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Q. What is the Virginia Avenue Tunnel reconstruction project?

  • CSX plans to expand its freight capabilities through the Washington DC corridor. To do that, they want to create a new track through the Virginia Avenue Tunnel and lower the existing track to accommodate double-stacked modular trains.
  • This tunnel is one of at least 11 locations that they need to reconfigure in order to move double-stacked trains nationally.
  • Find out more about the VAT Project here.


Q. How long could construction last?

  • Construction will be anywhere from about 3 years to 6 years, according to the Draft Environmental Impact Statement (DEIS) released in July 2013 for the CSX Virginia Avenue Tunnel project.
  • Predictions by CSX officials in 2010 were for a 2- to 3-year project. (Hill Rag, 2009)
  • Because this project will be a “design-as-you-go” project, many experts agree that construction will last well beyond current estimates. With CSX planning to move freight rail through the construction site—during active construction— at a normal schedule, DC must question where is CSX’s incentive to finish early or on time?


Q. Who does this project benefit?

  • Let’s be clear. CSX—a multi-billion dollar corporation—benefits. As the Committee of 100 on the Federal City put it, “[The DEIS features an] overly narrow Statement of Purpose and Needs that focuses only on CSX’s needs, ignoring impacts on other users of rail infrastructure as well as the priorities established by federal and local planning efforts.” C100.DEIS_comments (PDF)
  • There are no community or Washington DC benefits from this project that can be or have been identified. The local business community and commuters will suffer negative impacts when routes are congested and obstructed. The health of local residents will be negatively impacted by their nearness to increased emissions and pollution.


Q: Is the VAT critical to CSX’s shipping services on Capitol Hill?

  • The only customer of CSX along this rail line is the Capitol Power Plant, which buys coal.  Thanks to a successful community campaign, led by the Sierra Club, the plant is phasing out its use of coal by 2015, and is unlikely to be a CSX customer by the time the VAT construction is completed.
  • CSX freight trains use Capitol Hill as a thoroughfare.


Q. Doesn’t this allow more passenger rail to run through Washington DC?

  • No. Passenger rail does not benefit from this tunnel expansion.
  • In fact, Washington DC passenger rail is forced to change its trains from the environmentally cleaner electric rail option to diesel solely to access CSX lines. It is projected that heavier freight use on the CSX-owned Long Bridge will actually minimize opportunities for northbound passenger rail to utilize this route.
  • Moreover, CSX’s plans may interfere with plans for passenger high-speed rail improvements.
  • Stay up to date on this issue here.


Q. CSX owns the tunnel. Can’t they do what they want with it? Don’t they have the necessary right of way for this project?

  • No. CSX was granted a limited right of way (ROW) based upon 1901 legislation from Congress under Virginia Avenue.
  • In all of its construction options, CSX wants to expand its footprint over city land.

Q. Aren’t there fewer trucks on the road as a result of more freight rail?

  • CSX likes to highlight that they’ll be taking freight off the highways by double stacking trains and expanding the Virginia Avenue Tunnel. While there are environmental benefits to moving freight via rail rather than truck:
    • The opening of the Panama Canal with super-sized freight ships arriving at East Coast ports will increase shipments up and down the East Coast exponentially for both rail and truck carriers.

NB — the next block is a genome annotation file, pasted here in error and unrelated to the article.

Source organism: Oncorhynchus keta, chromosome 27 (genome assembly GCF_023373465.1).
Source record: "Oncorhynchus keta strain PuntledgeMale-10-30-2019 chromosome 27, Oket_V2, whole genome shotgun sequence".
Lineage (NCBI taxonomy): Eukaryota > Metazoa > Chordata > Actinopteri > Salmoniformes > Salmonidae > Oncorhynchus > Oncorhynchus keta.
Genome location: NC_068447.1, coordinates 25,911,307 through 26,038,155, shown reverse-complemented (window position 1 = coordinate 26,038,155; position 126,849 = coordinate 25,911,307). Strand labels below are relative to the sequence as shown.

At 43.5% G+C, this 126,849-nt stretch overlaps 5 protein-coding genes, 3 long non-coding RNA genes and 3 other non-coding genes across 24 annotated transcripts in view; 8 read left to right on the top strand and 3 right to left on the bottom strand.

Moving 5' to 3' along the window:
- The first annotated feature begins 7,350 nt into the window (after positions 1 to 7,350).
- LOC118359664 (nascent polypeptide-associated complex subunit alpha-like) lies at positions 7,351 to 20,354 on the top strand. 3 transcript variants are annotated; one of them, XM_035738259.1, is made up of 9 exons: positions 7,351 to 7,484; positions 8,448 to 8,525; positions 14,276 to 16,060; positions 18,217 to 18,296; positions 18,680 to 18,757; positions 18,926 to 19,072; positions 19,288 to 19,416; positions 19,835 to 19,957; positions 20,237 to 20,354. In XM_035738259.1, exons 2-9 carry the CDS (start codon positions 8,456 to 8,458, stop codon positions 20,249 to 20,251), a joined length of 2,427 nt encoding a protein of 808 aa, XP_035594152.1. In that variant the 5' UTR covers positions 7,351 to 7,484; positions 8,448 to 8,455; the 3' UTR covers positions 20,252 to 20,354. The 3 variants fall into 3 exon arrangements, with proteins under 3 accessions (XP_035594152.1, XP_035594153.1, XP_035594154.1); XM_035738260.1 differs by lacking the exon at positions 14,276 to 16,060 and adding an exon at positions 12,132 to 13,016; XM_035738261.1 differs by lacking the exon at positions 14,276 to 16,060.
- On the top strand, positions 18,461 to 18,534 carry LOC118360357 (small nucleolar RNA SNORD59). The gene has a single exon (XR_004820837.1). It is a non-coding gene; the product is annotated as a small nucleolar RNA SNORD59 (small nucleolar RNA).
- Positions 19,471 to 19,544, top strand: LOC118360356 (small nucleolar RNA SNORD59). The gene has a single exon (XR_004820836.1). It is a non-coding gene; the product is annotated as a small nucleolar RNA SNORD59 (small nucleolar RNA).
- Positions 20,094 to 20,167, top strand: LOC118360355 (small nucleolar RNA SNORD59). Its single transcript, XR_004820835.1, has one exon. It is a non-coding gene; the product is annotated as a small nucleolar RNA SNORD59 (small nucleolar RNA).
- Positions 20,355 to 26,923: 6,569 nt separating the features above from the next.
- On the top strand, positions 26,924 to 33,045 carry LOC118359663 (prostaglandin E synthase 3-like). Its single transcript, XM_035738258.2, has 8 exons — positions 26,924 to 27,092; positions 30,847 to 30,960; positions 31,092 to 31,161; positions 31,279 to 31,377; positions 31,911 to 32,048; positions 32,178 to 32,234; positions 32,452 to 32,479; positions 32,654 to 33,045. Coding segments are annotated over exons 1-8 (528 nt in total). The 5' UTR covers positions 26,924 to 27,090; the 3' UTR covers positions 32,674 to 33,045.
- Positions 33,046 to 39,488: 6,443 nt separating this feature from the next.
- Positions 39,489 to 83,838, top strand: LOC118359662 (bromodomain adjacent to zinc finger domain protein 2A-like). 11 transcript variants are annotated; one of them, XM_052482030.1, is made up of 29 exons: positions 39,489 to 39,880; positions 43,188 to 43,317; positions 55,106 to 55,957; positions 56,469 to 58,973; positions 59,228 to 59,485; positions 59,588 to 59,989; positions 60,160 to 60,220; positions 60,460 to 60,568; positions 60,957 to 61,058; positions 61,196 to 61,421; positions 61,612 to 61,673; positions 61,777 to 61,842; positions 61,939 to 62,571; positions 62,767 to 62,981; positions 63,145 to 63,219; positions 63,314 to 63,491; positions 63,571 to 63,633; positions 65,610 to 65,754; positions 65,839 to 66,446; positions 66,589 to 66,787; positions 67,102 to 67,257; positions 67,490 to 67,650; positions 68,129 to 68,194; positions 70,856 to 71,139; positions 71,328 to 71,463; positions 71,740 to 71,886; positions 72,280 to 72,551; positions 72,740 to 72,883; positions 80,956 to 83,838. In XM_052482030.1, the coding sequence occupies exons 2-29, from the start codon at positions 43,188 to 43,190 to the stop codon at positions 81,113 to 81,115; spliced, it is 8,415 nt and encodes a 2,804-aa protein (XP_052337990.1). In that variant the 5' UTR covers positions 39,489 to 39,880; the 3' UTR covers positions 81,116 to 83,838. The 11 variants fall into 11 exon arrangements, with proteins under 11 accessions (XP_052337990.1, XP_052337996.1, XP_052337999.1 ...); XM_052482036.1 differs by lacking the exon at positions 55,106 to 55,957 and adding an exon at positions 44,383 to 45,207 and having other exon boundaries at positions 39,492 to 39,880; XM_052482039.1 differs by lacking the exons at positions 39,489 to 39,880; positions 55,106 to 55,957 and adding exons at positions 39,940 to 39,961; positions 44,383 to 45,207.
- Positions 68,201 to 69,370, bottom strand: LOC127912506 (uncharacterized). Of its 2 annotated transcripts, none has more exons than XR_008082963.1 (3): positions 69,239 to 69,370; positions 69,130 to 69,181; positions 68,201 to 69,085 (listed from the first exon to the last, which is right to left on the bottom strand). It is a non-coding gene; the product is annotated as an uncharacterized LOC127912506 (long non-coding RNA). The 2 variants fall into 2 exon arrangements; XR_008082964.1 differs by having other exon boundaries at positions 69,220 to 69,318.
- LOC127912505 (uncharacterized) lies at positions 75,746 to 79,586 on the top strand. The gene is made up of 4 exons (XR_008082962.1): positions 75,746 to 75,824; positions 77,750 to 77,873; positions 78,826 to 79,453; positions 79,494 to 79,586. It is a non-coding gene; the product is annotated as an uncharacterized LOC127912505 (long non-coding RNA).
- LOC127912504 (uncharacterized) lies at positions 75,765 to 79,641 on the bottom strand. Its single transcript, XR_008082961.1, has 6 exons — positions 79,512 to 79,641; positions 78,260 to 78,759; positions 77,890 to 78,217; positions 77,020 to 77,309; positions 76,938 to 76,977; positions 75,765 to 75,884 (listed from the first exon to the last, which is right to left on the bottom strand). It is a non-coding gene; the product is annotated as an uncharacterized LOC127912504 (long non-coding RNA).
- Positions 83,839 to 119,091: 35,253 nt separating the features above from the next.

• Negative environmental impacts (air quality, noise pollution, etc.) on the immediate Capitol Hill area both during and after construction will increase.

Please visit these two sources for more information:

Q. This project is going to be painful no matter what. Shouldn’t we just get it over with now?

  • If they’re going to do this, they need to do it right.
  • DC and its citizens deserve better than the current CSX plan, which—as many organizations and citizens have pointed out—contains major omissions, unanswered questions, and lack of critical detail.
  • This project is NOT a “temporary inconvenience.” The pain of this “Big Dig” will likely continue for more than half a decade in Capitol Hill’s backyard and the Navy Yard. CSX has not shown in adequate detail how they will minimize the dangers to our community and mitigate the pain that will be experienced by the families, children, DC workers, senior citizens, business owners, bicyclists, and park enthusiasts for the next five or more years.
  • Major federal and local financial resources have been poured into this area to successfully re-energize the Southeast community. CSX should be (but is not currently) incentivized to complete this project quickly so that our neighborhood can continue to develop.
  • Although they show resistance to this idea, CSX must consider rerouting trains at least during the period of construction; this would greatly minimize the timeline necessary for construction.  Our neighborhood and our safety are worth the additional expense CSX could incur.


Q. What about traffic? Will 6th Street exit close?

  • Although CSX has stated that the 6th Street exit from I-395/I-695 would remain open (DEIS, Chapter, others who have been briefed by CSX believe that it will be closed or limited for at least a few weeks. Per the DEIS, their plan is to convert the northern part of Virginia Avenue into a two-lane street.
  • If you estimate where the current tunnel lies and you view the actual width of Virginia Avenue at the 6th Street SE exit, you realize quickly that there is no way CSX can perform its planned work on the existing tunnel without imposing upon the exit ramp.


Q. What are community health concerns?

  • We are concerned about the direct, indirect, and cumulative effects of airborne contaminants, water contamination, and noise and vibration effects.
  • Specifically, the community directly along the path of the LOD currently has vulnerable populations, including seniors in affordable housing and many children under the age of 5 in the direct path of an active construction zone with double-stack freight cars running through day and night.